The Severity of Intracranial Hemorrhages Measured by Free Hemoglobin in the Brain Depends on the Anticoagulant Class: Experimental Data

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Abstract

Background and Purpose. Anticoagulant therapy is broadly used to prevent thromboembolic events. Intracranial hemorrhages are serious complications of anticoagulation, especially with warfarin. Direct oral anticoagulants reduce but do not eliminate the risk of intracranial hemorrhages. The aim of this study is to determine the degree of intracranial hemorrhage after application of anticoagulants without additional triggers. Methods. Rats were treated with different anticoagulant classes (vitamin K antagonists, heparin, direct thrombin inhibitor, and factor Xa inhibitor). Brain hemorrhages were assessed by the free hemoglobin concentration in the brain parenchyma. Results. Vitamin K antagonists (warfarin and brodifacoum) significantly increased free hemoglobin in the brain. Among direct oral anticoagulants, thrombin inhibitor dabigatran also significantly increased free hemoglobin in the brain, whereas treatment with factor Xa inhibitor rivaroxaban did not have significant effect on the free hemoglobin concentration. Conclusions. Our data indicates that the severity of brain hemorrhages depends on the anticoagulant class and it is more pronounced with vitamin K antagonists.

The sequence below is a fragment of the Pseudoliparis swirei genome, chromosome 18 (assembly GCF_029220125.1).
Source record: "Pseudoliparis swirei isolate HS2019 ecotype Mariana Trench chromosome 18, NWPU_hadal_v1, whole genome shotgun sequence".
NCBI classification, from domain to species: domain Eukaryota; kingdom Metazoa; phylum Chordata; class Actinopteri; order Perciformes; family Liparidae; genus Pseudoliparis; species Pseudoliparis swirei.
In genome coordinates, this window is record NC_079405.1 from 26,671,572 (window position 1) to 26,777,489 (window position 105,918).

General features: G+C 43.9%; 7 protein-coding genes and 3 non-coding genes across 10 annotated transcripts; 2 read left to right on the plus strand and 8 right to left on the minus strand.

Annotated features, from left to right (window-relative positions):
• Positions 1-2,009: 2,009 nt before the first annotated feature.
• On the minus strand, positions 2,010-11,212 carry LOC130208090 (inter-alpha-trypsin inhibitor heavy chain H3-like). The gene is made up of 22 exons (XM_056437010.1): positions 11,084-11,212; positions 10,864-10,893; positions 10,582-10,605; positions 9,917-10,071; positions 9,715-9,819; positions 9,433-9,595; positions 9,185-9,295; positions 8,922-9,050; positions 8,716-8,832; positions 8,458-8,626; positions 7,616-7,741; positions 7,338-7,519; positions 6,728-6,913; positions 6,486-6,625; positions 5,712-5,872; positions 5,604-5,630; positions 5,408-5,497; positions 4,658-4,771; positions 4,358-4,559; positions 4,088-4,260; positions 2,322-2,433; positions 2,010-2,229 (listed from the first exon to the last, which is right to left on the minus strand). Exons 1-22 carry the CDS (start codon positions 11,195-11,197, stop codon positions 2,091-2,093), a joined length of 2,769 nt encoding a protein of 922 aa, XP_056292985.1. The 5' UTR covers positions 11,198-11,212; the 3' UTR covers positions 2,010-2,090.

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Ware, K. M., Feinstein, D. L., Rubinstein, I., Battula, P., Otero, J., Hebert, L., … Brodsky, S. V. (2017). The Severity of Intracranial Hemorrhages Measured by Free Hemoglobin in the Brain Depends on the Anticoagulant Class: Experimental Data. Stroke Research and Treatment, 2017. https://doi.org/10.1155/2017/6516401

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